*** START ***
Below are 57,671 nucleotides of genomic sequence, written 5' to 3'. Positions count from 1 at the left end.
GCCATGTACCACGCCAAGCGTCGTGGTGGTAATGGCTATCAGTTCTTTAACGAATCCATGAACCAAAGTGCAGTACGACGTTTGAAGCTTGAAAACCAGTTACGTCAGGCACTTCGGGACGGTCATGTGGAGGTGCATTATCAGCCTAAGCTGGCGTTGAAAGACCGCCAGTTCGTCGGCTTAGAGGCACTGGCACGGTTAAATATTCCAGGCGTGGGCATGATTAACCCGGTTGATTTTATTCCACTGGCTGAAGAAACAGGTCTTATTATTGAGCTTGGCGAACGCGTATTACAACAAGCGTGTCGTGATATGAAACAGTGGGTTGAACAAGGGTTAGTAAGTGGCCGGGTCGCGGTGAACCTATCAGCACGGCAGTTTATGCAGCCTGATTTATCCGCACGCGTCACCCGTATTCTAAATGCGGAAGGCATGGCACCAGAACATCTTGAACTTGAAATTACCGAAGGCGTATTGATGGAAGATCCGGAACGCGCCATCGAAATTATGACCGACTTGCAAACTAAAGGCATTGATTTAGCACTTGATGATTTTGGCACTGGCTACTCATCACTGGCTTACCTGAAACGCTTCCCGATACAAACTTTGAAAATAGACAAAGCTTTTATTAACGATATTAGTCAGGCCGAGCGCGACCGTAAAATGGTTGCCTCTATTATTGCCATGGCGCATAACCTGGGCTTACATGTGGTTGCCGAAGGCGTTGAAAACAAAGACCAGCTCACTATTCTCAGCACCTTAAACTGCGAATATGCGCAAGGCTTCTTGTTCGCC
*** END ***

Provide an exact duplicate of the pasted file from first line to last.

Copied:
Below are 57,671 nucleotides of genomic sequence, written 5' to 3'. Positions count from 1 at the left end.
GCCATGTACCACGCCAAGCGTCGTGGTGGTAATGGCTATCAGTTCTTTAACGAATCCATGAACCAAAGTGCAGTACGACGTTTGAAGCTTGAAAACCAGTTACGTCAGGCACTTCGGGACGGTCATGTGGAGGTGCATTATCAGCCTAAGCTGGCGTTGAAAGACCGCCAGTTCGTCGGCTTAGAGGCACTGGCACGGTTAAATATTCCAGGCGTGGGCATGATTAACCCGGTTGATTTTATTCCACTGGCTGAAGAAACAGGTCTTATTATTGAGCTTGGCGAACGCGTATTACAACAAGCGTGTCGTGATATGAAACAGTGGGTTGAACAAGGGTTAGTAAGTGGCCGGGTCGCGGTGAACCTATCAGCACGGCAGTTTATGCAGCCTGATTTATCCGCACGCGTCACCCGTATTCTAAATGCGGAAGGCATGGCACCAGAACATCTTGAACTTGAAATTACCGAAGGCGTATTGATGGAAGATCCGGAACGCGCCATCGAAATTATGACCGACTTGCAAACTAAAGGCATTGATTTAGCACTTGATGATTTTGGCACTGGCTACTCATCACTGGCTTACCTGAAACGCTTCCCGATACAAACTTTGAAAATAGACAAAGCTTTTATTAACGATATTAGTCAGGCCGAGCGCGACCGTAAAATGGTTGCCTCTATTATTGCCATGGCGCATAACCTGGGCTTACATGTGGTTGCCGAAGGCGTTGAAAACAAAGACCAGCTCACTATTCTCAGCACCTTAAACTGCGAATATGCGCAAGGCTTCTTGTTCGCC